❧ Here Iudges are warned not to be credulus, nor to iudge by reportes, to take heede of affections, and not to iudge by particuler opinion: to resiste vvhich euils, God ordeyned in the Lavv seuentie Counsellers, to vvhom he enioyneth sobrietie, chastitie, integritie, and wis∣dome, to be followers of the iudgement of God, in the exact examining of offences, and to punishe them according to the grauitie of the transgressions: that they be not couetous, seeing that for couetousnesse the sonnes of Samuel vvere deposed: they must leaue no sinne vnpunished: terrible sentence for vnrighteous iudgementes: an aduertisement of Dauid to Iudges, vvith a prophecie of their miserie if they iudge not in equitie. ¶ The .2. Chapter.
¶ In humane thinges, Magistrates ought to follow the lawe naturall: and in causes deuine, the Doctrine of faith, and the loue of God: It vvas necessary that God by his Scripture reneued the lavve naturall, for it vvas darkened by sinne: and the lavve of faith and of loue deuine, vvas altogeather vnknovven vvithout the doctrine of God according to both the one and other lavve, the Ma∣gistrate maye make ordinaunces, so that they tende to the confirmacion of the same, or haue a likenes vvith them. The .3. Chapter.
¶ Men may vse the morral Lawes of the olde Testament, but not the Ceremoniall and Iu∣diciall, applied to the times and maners of the Jevves, vvhich Iesus Christ, and also Saint Paul doeth confyrme. These vvere natural, and therefore ought to bee eternall: notvvith∣standing, for charitye to our neyghbour, and loue of God, and for aduauncement of faith, that lavve sometimes is not to bee vsed, at the time vvhen men do greatest ser∣uice to God, vvhich then is an acte of per∣fection. The vvise man can not faile to Judge vell according to the lavve of nature. The .4. Chapter.
¶ The lawe naturall grounded vp∣on reason vvas two thousand yeres in vse vvithout other ordinaunces (sauing the Sabboth and Circumsition) and God hath geuen fevve lavves concerning this naturall and ciuill right, nor the auncient vvise gouernors of cōmon vveales for iust causes: the people of God according to reason haue made iudgementes, and follovved the interpretacion of their moral lavves by the instinct of reason, by the vvhich God did insti∣tute them, and therefore vvhen the Scribes and Pharisies per∣uerted that reason, they vvere condemned. Gouernours as∣vvell in theyr ordinaunces as constitucion of paines to pu∣nishe offences, ought alvvaies to follovve those lavves vvhich God hath ordeyned according to that reason. ¶The .5. Chapter.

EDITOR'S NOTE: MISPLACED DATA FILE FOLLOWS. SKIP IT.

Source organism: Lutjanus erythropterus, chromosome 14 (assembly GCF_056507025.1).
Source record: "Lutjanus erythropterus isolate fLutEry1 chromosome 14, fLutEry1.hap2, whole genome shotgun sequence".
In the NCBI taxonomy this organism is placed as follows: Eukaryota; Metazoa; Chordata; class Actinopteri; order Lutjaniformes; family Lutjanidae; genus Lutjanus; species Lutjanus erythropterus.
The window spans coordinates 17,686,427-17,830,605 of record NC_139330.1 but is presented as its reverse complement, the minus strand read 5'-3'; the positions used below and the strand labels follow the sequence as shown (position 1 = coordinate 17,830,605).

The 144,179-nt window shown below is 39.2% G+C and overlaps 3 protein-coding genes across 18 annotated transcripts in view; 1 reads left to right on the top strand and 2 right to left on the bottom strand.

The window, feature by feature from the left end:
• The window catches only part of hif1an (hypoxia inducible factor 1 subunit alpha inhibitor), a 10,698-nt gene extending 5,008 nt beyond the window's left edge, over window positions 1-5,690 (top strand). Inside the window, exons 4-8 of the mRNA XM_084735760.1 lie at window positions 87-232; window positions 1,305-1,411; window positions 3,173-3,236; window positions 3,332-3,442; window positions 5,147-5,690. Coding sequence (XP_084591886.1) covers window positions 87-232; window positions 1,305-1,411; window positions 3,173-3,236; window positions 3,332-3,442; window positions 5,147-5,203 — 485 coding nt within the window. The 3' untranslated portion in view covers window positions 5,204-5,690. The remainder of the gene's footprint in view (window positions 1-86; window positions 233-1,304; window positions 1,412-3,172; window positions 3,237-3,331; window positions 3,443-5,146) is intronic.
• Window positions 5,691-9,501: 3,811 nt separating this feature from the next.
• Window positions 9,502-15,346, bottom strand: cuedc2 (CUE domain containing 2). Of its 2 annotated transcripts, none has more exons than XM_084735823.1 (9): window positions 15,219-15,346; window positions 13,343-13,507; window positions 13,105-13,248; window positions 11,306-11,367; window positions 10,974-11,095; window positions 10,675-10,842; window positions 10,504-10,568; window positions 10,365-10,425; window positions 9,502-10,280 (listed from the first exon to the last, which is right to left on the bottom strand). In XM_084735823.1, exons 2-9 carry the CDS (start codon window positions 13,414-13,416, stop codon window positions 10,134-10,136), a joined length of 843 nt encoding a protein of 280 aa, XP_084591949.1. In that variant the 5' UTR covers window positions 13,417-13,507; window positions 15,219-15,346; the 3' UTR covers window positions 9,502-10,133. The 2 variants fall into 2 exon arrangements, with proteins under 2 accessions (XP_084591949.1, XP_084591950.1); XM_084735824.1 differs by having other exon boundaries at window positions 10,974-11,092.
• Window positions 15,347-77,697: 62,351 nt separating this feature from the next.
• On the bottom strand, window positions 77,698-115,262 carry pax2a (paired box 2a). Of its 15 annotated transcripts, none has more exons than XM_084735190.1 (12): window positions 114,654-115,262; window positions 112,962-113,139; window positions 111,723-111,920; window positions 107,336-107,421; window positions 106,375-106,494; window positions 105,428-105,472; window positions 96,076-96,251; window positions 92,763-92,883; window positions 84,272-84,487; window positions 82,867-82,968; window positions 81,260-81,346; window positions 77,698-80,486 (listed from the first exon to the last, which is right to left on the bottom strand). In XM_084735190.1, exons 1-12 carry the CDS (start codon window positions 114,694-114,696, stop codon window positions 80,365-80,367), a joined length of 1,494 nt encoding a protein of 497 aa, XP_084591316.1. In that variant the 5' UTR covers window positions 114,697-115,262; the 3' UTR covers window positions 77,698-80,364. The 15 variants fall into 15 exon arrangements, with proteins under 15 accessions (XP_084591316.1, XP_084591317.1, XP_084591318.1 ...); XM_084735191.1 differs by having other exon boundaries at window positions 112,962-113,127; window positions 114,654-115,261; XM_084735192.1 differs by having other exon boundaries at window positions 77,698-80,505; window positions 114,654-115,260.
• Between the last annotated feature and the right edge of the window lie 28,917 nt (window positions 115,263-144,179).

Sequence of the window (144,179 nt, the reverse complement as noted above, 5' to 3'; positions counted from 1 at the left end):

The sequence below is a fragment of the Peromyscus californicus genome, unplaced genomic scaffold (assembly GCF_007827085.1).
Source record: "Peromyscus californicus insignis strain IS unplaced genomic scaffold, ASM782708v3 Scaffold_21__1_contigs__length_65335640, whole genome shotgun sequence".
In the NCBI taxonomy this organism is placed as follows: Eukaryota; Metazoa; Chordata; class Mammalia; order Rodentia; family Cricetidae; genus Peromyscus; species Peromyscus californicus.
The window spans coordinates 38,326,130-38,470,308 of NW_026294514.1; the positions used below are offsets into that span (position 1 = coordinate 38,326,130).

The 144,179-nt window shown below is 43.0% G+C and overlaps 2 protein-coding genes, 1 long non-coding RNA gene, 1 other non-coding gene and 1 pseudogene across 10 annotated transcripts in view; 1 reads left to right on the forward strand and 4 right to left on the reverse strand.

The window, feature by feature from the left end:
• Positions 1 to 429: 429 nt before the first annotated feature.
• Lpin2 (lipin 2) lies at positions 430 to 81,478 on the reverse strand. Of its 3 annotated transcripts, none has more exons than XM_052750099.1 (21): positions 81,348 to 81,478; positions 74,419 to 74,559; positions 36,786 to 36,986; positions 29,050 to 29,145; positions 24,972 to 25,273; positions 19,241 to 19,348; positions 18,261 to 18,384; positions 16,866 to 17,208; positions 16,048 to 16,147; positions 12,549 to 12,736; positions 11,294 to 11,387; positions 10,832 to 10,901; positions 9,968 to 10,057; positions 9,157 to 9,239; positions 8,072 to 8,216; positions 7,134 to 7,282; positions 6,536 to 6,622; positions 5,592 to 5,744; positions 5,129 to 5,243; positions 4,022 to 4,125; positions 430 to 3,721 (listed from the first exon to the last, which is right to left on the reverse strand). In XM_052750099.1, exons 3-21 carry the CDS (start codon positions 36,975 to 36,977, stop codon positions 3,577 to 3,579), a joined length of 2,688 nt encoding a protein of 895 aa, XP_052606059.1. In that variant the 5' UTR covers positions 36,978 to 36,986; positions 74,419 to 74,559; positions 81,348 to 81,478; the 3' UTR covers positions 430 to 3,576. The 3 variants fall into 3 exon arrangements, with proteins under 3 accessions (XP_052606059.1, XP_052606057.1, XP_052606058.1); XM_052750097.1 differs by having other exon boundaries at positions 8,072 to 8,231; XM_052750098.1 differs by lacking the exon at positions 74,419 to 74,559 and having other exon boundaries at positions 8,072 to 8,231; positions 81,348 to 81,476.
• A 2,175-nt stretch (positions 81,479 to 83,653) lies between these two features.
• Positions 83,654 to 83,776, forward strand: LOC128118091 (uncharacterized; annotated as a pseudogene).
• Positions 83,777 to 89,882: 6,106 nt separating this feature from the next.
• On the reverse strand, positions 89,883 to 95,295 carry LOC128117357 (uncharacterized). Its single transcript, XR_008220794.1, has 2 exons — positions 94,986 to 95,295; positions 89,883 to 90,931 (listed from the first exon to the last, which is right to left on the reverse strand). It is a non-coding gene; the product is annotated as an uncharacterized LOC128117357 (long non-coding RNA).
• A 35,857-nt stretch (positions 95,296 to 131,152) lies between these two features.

¶ Gouernors ought to punishe by death such as God condemnes to eternall and temporall death, and vvhome the Gospell detesteth and pronounceth vvorthy of eternall fire: So that all sinnes committed against the ten commaundements ought to be so punished, so that they vvere committed directlye and by a deliberate vvill: but a∣boue all, such deserue greeuous punishment as are done contrarye to the three preceptes of the fyrst table. The .6. Chapter.
¶ Sinnes committed against the se∣conde table, are worthy of death, euen so deserue they eternall damnation: Yet must vvee vnderstand vvhen they are done vvillingly, and more vvhen they are done by pride and malice, and the more that the obiect is noble and excellent, so much are they more greeuous. The .7. Chapter.
¶ Diuers punishmentes of whore∣dome, according to the diuersitie of kindes of the same sinne. ¶The .8. Chapter.
❧ Continuaunce of the punish∣ment of this sinne according to his other kindes. ❧ The .9. Chapter.
❧ Theft was not punished in the Lawe, but by restitucion of double, treble, and foure folde, yea and seruitude: but novve for iust causes, it is puni∣shed vvith death. Theft by necessitie in some sort excusable, in the prohibition of theft, the causes are also contained. By this commaundement it is defended to take avvay the honour of another. False vvitnesse is more vnlavvfull then theft, neither hath it any grace in the Lavve. All decei∣uers, hypocrites, and lyars, are condemned by these last preceptes. ❧ The .10. Chapter.
¶ There is a double lust or vnlaw∣full couetousnesse forbidden vs, as the vvife, daughter, or handemayde of our neighbour, by the vvhich is forbidden all fleshly lust: and the desire of the vvealth, honour, and life of any man: this couetousnesse is the cause of all sinnes, and the resistaunce of it is a counter defence against all sinnes to our neighbour: meanes to resist it, and not to suffer to seede any roote of sinne, for by litle and litle it grovves great, and becomes desperate against all remedies. The .11. Chapter.
¶ The thirde Booke.
❧ Enumeration of sinnes wherof men make no conscience, and are oftentimes in the con∣dicion of greeuous sinnes: their qualetye and grauetye doo varye according to the matters and ob∣iectes, as lying dissembling, scoffes, flatteries. &c. ❧ The .1. Chapter.
¶ Heare flatterye is declared verye hurtfull to common weales and families: It makes yong People ryse into great Pride, to furnishe the vvhich they fall into fonde and vvastfull expenses: VVhat is to bee done for the remedye of the same. ❧ The .2. Chapter.